It was a merry Christmas for Sharper Image and Neiman Marcus, which reported big sales increases over last year's holiday season. It was considerably less cheery at Wal-Mart and other low-priced chains. We don't know the final sales figures yet, but it's clear that high-end stores did very well, while stores catering to middle- and low-income families achieved only modest gains.
Based on these reports, you may be tempted to speculate that the economic recovery is an exclusive party, and most people weren't invited. You'd be right.
Commerce Department figures reveal a startling disconnect between overall economic growth, which has been impressive since last spring, and the incomes of a great majority of Americans. In the third quarter of 2003, as everyone knows, real G.D.P. rose at an annual rate of 8.2 percent. But wage and salary income, adjusted for inflation, rose at an annual rate of only 0.8 percent. More recent data don't change the picture: in the six months that ended in November, income from wages rose only 0.65 percent after inflation.
Why aren't workers sharing in the so-called boom? Start with jobs.
Payroll employment began rising in August, but the pace of job growth remains modest, averaging less than 90,000 per month. That's well short of the 225,000 jobs added per month during the Clinton years; it's even below the roughly 150,000 jobs needed to keep up with a growing working-age population.
But if the number of jobs isn't rising much, aren't workers at least earning more? You may have thought so. After all, companies have been able to increase output without hiring more workers, thanks to the rapidly rising output per worker. (Yes, that's a tautology.) Historically, higher productivity has translated into rising wages. But not this time: thanks to a weak labor market, employers have felt no pressure to share productivity gains. Calculations by the Economic Policy Institute show real wages for most workers flat or falling even as the economy expands.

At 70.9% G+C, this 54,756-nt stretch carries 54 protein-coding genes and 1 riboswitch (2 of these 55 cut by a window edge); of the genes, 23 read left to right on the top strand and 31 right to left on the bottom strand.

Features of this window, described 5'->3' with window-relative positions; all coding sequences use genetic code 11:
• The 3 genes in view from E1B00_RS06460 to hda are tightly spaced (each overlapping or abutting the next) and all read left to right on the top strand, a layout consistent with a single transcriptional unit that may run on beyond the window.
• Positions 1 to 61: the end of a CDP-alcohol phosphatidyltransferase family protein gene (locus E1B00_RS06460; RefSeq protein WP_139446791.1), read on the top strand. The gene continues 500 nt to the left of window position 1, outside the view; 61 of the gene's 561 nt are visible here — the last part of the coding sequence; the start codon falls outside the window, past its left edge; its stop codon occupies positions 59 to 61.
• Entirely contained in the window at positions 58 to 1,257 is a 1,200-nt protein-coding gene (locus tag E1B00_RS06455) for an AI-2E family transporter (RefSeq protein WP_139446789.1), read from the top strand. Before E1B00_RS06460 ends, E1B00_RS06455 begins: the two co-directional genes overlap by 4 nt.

An aside: how weak is the labor market? The measured unemployment rate of 5.9 percent isn't that high by historical standards, but there's something funny about that number. An unusually large number of people have given up looking for work, so they are no longer counted as unemployed, and many of those who say they have jobs seem to be only marginally employed. Such measures as the length of time it takes laid-off workers to get new jobs continue to indicate the worst job market in 20 years.
So if jobs are scarce and wages are flat, who's benefiting from the economy's expansion? The direct gains are going largely to corporate profits, which rose at an annual rate of more than 40 percent in the third quarter. Indirectly, that means that gains are going to stockholders, who are the ultimate owners of corporate profits. (That is, if the gains don't go to self-dealing executives, but let's save that topic for another day.)
Well, so what? Aren't we well on our way toward becoming what the administration and its reliable defenders call an "ownership society," in which everyone shares in stock market gains? Um, no. It's true that slightly more than half of American families participate in the stock market, either directly or through investment accounts. But most families own at most a few thousand dollars' worth of stocks.
A good indicator of the share of increased profits that goes to different income groups is the Congressional Budget Office's estimate of the share of the corporate profits tax that falls, indirectly, on those groups. According to the most recent estimate, only 8 percent of corporate taxes were paid by the poorest 60 percent of families, while 67 percent were paid by the richest 5 percent, and 49 percent by the richest 1 percent. ("Class warfare!" the right shouts.) So a recovery that boosts profits but not wages delivers the bulk of its benefits to a small, affluent minority.
The bottom line, then, is that for most Americans, current economic growth is a form of reality TV, something interesting that is, however, happening to other people. This may change if serious job creation ever kicks in, but it hasn't so far.
The big question is whether a recovery that does so little for most Americans can really be sustained. Can an economy thrive on sales of luxury goods alone? We may soon find out.
Originally published in The New York Times, 12.30.03